Israeli security forces arrived at the scene and requested of the protesters to clear the area since they were assembling there illegally. After requests by the police a few times, and after the protesters refused to leave, 12 of them who were carrying Palestinian flags and calling for the kidnapping of soldiers, were arrested.

Now the protesters have been removed to the bus and the event is over.

Why does this report only mention that the assembly was illegal? What about the fact they are calling for the kidnapping of soldiers? We allow people to express their obviously traitorous opinions in our country? There should be serious repercussions for people who choose to celebrate terrorism against Israel or support kidnapping of Israeli soldiers. Until that happens, we have not truly proven our belief in the sanctity of life.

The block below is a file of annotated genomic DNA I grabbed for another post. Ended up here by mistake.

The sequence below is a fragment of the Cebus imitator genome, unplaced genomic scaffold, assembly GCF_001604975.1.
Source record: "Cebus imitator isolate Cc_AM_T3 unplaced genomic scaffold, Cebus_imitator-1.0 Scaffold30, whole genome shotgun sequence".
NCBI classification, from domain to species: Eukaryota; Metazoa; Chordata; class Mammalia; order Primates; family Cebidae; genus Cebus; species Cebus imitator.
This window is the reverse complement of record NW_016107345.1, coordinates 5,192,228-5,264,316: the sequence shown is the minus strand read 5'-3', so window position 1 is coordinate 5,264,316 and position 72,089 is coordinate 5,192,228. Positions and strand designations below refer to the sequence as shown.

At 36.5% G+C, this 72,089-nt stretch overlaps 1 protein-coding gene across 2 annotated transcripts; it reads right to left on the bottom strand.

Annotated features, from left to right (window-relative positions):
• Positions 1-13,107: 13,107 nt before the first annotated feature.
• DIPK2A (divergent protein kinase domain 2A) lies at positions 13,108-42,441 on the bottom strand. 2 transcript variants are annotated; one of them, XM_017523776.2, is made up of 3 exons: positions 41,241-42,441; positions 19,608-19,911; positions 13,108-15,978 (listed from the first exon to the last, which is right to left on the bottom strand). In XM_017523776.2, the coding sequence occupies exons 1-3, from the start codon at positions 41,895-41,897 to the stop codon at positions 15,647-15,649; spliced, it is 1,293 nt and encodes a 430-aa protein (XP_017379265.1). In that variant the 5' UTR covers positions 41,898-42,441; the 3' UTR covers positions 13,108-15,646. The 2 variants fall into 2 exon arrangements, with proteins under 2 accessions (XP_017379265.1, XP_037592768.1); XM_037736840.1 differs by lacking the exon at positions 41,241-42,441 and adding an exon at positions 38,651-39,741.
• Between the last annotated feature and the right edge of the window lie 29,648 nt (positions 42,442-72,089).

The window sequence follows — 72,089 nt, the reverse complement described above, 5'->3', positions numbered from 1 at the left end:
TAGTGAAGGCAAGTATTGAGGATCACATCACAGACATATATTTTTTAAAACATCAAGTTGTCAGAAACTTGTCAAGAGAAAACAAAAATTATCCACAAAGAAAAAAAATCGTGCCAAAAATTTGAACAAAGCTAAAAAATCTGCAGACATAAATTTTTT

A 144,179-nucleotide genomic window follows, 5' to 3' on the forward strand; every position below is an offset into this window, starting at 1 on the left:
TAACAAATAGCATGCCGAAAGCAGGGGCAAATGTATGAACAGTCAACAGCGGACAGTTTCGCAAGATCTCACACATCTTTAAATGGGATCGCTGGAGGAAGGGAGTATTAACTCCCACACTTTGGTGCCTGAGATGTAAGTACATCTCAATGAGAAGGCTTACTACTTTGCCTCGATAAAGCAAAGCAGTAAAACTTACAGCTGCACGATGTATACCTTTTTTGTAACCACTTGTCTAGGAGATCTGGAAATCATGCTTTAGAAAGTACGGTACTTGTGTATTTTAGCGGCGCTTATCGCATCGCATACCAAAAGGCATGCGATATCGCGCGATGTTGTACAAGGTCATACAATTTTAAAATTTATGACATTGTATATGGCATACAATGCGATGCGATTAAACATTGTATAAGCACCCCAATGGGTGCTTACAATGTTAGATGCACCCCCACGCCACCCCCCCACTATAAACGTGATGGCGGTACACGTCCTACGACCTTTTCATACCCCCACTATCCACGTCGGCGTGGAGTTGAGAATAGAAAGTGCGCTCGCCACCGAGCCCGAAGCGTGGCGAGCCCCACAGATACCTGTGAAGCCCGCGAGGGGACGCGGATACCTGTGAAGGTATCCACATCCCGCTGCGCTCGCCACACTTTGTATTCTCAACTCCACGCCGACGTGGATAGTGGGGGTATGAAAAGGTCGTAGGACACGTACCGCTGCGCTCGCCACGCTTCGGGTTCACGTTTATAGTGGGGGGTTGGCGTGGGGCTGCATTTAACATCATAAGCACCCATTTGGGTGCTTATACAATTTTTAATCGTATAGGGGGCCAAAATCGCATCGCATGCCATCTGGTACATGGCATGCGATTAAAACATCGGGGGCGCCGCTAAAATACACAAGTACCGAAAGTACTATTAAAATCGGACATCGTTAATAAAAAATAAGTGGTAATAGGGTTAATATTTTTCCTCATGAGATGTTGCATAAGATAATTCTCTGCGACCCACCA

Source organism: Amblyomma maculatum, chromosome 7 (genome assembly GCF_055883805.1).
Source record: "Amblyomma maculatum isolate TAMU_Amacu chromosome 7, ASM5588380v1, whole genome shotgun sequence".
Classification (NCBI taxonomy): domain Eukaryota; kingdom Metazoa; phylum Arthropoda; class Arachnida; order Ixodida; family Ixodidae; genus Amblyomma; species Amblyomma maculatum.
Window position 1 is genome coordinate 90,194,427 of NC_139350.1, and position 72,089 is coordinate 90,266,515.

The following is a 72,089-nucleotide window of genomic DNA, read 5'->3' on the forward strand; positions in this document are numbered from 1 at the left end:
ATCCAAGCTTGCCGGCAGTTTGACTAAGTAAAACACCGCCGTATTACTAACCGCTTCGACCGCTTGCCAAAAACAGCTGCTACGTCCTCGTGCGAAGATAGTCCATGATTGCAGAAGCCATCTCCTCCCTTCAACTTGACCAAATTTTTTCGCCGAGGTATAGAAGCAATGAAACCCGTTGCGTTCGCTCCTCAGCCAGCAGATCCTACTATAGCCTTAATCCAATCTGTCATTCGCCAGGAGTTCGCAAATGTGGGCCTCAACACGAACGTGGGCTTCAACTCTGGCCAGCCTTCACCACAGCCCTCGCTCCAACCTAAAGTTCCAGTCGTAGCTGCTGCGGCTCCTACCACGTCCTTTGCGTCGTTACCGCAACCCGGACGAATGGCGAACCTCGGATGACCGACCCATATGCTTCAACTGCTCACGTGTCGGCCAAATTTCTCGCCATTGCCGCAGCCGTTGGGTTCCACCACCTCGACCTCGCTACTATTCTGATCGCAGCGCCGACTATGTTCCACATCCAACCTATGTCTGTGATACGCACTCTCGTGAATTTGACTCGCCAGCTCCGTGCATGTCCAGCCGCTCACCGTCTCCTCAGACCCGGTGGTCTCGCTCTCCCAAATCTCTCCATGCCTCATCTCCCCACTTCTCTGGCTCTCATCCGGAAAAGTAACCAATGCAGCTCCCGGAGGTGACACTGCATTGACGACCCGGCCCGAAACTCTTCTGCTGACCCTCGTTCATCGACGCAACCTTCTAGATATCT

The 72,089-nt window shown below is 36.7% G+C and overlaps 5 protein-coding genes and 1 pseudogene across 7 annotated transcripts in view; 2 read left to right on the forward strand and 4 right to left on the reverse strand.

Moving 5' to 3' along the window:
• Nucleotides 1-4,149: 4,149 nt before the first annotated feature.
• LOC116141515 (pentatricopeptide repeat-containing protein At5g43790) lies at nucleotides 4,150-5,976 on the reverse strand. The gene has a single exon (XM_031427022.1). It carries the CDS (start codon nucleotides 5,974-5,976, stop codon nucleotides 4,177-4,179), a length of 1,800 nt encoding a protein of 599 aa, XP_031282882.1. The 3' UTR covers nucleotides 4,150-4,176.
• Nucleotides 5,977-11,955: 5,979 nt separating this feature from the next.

Of course this is not to mention other steps that should be taken in order to deter terrorism. For example we should not return the bodies of terrorists to their families. We should bury them ourselves, with pig skin (then there will be a great reason for growing pigs in Israel). And we should seriously consider returning to the policy of demolishing their homes. Again, these actions would prove our belief in the sanctity of life. They play on their ridiculous beliefs, deter future terrorist activity and show our important disrespect for their barbaric ways.

Because really this part of the world is way simpler than many people want to believe. Our neighbours don’t want us to exist and they believe it’s holy work getting rid of us. I think that this is the #1 rule of the region as far as Israel is concerned and all that’s left is for us to compile a set of rules around that.